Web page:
Plant-based foods, such as fruit, vegetables, and whole grains, contain phytochemicals, which may provide desirable health benefits beyond basic nutrition.
Phytochemicals are organic substances found in vegetables, fruits and other plants.
Many phytochemicals have antioxidant properties that provide bright colors to vegetable and fruits.
Phytochemicals include flavonoids, capsaicin, insoflavones, and indoles.
Phytochemicals are frequently confused with phytonutrients. Whereas phytochemicals include plant compounds that are beneficial as well as those that are detrimental, phytonutrients specifically refers to compounds that have a positive effect. In other words, all phytonutrients are phytochemicals, but not all phytochemicals are phytonutrients.
When you are eating phytochemicals, they help your body in completing thousands of biochemical processes, such as stimulating your immune system, blocking substances from becoming carcinogens, decreasing inflammation, and protecting and repairing DNA.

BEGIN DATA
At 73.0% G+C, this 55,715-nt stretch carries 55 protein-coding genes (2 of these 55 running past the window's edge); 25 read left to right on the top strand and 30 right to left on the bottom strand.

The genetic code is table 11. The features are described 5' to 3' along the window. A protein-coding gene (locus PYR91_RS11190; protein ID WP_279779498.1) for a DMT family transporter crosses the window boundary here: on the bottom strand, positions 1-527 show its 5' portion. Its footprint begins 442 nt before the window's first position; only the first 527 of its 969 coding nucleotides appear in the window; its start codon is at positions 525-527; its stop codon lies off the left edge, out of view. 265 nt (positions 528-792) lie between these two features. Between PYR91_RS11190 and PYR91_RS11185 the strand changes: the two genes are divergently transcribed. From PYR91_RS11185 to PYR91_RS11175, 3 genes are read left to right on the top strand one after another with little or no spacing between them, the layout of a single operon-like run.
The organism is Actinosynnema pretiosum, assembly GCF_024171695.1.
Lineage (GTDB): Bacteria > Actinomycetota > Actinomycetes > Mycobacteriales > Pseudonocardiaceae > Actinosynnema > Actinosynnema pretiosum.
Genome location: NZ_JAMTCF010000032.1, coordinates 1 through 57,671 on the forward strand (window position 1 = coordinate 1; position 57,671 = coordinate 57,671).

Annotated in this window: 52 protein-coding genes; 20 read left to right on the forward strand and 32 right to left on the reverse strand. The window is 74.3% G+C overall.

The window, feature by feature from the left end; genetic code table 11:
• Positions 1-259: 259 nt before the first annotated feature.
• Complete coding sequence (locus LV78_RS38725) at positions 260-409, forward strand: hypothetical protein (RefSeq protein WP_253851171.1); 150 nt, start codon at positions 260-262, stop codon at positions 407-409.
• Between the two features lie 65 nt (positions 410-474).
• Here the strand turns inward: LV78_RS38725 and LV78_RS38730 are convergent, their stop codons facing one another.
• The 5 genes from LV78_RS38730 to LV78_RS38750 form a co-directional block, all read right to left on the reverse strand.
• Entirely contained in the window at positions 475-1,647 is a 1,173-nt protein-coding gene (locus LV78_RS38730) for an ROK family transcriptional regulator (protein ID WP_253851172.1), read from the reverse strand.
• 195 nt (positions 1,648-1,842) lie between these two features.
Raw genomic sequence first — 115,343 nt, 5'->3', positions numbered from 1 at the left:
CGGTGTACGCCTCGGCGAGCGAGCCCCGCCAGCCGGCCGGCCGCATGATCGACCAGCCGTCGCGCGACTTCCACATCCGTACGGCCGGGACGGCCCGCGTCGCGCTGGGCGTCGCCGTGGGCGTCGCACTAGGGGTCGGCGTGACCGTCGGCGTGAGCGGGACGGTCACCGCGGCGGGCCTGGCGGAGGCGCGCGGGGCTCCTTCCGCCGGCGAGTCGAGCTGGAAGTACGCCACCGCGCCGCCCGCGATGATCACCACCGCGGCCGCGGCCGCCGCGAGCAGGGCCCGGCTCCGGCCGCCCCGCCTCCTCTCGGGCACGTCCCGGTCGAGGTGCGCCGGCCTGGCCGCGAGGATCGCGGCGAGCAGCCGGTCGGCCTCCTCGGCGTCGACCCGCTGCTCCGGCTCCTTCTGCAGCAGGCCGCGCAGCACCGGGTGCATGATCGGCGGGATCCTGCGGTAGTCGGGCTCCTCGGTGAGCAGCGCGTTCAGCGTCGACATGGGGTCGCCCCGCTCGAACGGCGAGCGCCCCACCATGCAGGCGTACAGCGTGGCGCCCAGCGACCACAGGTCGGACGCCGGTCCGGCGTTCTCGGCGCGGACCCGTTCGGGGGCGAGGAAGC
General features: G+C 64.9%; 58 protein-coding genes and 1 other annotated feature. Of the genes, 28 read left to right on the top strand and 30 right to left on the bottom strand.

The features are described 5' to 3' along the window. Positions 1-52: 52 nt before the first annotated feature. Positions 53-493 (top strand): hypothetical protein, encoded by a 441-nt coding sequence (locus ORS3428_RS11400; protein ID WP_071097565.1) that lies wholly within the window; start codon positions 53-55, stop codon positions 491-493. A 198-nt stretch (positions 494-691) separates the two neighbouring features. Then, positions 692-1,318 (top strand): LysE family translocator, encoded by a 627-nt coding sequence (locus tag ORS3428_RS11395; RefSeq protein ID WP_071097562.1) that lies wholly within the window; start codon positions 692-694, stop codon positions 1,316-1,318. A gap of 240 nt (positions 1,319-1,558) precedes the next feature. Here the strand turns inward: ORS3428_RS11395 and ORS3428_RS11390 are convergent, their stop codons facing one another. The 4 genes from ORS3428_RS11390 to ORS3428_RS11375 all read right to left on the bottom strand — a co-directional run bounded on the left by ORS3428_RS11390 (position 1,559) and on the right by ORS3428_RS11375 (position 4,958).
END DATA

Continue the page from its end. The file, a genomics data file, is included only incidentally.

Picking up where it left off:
Below are some common categories of phytochemicals, how they help your body and some foods you’ll find them in.
May inhibit inflammation and tumor growth, immune strengthening and help form detoxification pathways.
May prevent cancer cell growth, improve immune response and act as an antioxidant.
Carrots, tomatoes, dark leafy greens and sweet potatoes
INDOLES AND GLUCOSINOLATES
May assist with detoxification of carcinogens and reduce production of cancer-related hormones.
Cruciferous vegetables (broccoli, Brussels sprouts, cabbage, cauliflower and kale)
Preparing meals with different colors of the rainbow will help you get plenty of phytochemicals.
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